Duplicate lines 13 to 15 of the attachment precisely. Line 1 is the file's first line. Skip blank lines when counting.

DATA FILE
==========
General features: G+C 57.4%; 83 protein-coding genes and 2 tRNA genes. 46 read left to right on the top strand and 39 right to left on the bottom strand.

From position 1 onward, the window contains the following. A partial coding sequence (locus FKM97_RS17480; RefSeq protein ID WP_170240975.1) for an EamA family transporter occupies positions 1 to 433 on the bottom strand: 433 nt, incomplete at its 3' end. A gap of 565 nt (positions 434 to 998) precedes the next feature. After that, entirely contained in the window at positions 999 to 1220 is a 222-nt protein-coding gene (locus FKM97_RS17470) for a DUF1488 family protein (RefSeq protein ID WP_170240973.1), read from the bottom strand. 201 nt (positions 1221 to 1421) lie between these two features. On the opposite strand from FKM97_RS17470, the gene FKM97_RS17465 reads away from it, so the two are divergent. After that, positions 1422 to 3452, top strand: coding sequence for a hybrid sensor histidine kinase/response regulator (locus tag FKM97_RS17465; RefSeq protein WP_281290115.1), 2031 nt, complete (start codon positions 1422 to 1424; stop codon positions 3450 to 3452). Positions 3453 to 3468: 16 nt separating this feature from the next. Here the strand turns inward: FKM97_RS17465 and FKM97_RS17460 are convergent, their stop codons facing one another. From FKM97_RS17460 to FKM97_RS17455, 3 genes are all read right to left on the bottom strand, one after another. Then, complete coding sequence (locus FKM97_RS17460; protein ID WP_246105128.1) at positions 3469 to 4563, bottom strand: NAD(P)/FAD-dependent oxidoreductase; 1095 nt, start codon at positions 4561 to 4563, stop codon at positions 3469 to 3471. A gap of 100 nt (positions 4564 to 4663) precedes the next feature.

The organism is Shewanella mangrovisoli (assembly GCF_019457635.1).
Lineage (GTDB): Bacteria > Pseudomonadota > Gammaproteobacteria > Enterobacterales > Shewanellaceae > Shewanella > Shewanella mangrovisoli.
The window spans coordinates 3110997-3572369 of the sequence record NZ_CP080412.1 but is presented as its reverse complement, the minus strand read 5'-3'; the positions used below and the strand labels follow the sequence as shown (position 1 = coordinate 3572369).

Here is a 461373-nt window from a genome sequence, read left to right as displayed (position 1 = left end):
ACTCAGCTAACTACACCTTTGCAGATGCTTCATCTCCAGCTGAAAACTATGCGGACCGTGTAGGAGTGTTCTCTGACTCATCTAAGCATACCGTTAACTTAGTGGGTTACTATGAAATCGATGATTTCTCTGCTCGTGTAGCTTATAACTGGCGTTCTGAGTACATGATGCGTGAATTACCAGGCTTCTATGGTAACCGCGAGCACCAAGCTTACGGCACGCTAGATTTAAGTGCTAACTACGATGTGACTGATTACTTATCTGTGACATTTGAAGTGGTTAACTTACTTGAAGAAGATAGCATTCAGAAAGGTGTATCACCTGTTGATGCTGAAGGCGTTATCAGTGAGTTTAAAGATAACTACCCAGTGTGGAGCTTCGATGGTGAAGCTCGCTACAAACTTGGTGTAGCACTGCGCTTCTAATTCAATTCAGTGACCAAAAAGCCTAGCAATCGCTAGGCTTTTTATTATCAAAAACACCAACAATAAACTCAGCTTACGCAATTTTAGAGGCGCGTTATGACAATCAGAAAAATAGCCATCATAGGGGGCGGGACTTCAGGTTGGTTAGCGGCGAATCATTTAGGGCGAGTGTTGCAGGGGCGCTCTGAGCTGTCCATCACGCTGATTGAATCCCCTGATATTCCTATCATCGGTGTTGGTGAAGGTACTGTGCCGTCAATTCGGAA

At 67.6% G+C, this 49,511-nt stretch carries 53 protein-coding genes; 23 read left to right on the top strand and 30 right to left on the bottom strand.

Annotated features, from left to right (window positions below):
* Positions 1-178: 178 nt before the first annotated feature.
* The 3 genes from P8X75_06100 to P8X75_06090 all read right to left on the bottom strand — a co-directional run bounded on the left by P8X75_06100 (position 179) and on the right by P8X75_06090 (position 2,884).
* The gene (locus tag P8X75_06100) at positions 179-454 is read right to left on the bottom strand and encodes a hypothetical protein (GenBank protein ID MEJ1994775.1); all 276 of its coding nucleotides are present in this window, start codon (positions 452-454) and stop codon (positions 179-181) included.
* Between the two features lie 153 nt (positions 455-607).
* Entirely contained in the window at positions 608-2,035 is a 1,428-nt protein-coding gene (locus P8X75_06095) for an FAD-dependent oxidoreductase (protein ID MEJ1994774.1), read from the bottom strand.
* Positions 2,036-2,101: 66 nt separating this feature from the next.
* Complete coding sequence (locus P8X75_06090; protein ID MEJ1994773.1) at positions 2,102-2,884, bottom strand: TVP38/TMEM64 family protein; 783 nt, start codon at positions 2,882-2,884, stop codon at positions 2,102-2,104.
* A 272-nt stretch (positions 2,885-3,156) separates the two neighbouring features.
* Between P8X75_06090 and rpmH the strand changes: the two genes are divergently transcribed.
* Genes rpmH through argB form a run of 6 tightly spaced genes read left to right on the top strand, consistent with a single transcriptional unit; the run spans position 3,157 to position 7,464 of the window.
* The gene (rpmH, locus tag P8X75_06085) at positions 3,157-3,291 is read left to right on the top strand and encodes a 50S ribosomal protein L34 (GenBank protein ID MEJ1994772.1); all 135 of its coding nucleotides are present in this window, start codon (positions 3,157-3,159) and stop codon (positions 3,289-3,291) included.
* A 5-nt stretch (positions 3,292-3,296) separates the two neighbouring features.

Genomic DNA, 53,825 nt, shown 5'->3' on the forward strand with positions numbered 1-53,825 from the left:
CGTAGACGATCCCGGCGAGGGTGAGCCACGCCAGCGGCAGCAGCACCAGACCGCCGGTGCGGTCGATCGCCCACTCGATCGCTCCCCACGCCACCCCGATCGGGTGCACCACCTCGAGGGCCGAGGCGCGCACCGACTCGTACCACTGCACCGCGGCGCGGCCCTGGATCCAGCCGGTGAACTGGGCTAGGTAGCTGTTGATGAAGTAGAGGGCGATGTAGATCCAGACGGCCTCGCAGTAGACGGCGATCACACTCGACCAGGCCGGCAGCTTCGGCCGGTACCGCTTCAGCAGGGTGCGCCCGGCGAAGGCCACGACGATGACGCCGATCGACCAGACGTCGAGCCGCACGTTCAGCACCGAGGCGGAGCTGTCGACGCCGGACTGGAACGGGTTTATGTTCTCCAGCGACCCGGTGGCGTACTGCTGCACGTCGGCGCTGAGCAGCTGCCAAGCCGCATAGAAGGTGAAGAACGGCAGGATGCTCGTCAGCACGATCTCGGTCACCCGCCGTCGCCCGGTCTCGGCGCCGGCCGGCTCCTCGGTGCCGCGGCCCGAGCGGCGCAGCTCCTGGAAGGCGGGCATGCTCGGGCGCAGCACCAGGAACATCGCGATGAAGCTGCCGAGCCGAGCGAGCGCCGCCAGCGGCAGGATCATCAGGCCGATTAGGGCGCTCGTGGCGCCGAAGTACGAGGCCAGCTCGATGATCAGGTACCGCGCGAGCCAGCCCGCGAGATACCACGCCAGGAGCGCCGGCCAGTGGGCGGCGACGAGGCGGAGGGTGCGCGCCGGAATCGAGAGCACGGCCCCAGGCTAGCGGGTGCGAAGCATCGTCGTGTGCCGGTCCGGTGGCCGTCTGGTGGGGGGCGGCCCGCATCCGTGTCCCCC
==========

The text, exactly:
* Between the two features lie 153 nt (positions 455-607).
* Entirely contained in the window at positions 608-2,035 is a 1,428-nt protein-coding gene (locus P8X75_06095) for an FAD-dependent oxidoreductase (protein ID MEJ1994774.1), read from the bottom strand.
* Positions 2,036-2,101: 66 nt separating this feature from the next.